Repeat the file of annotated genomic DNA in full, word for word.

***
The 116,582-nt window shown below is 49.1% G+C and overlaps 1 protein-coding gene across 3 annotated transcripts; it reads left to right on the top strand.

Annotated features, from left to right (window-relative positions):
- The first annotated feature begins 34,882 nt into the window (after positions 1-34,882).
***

The 116,582-nt window shown below is 49.1% G+C and overlaps 1 protein-coding gene across 3 annotated transcripts; it reads left to right on the top strand.

Annotated features, from left to right (window-relative positions):
- The first annotated feature begins 34,882 nt into the window (after positions 1-34,882).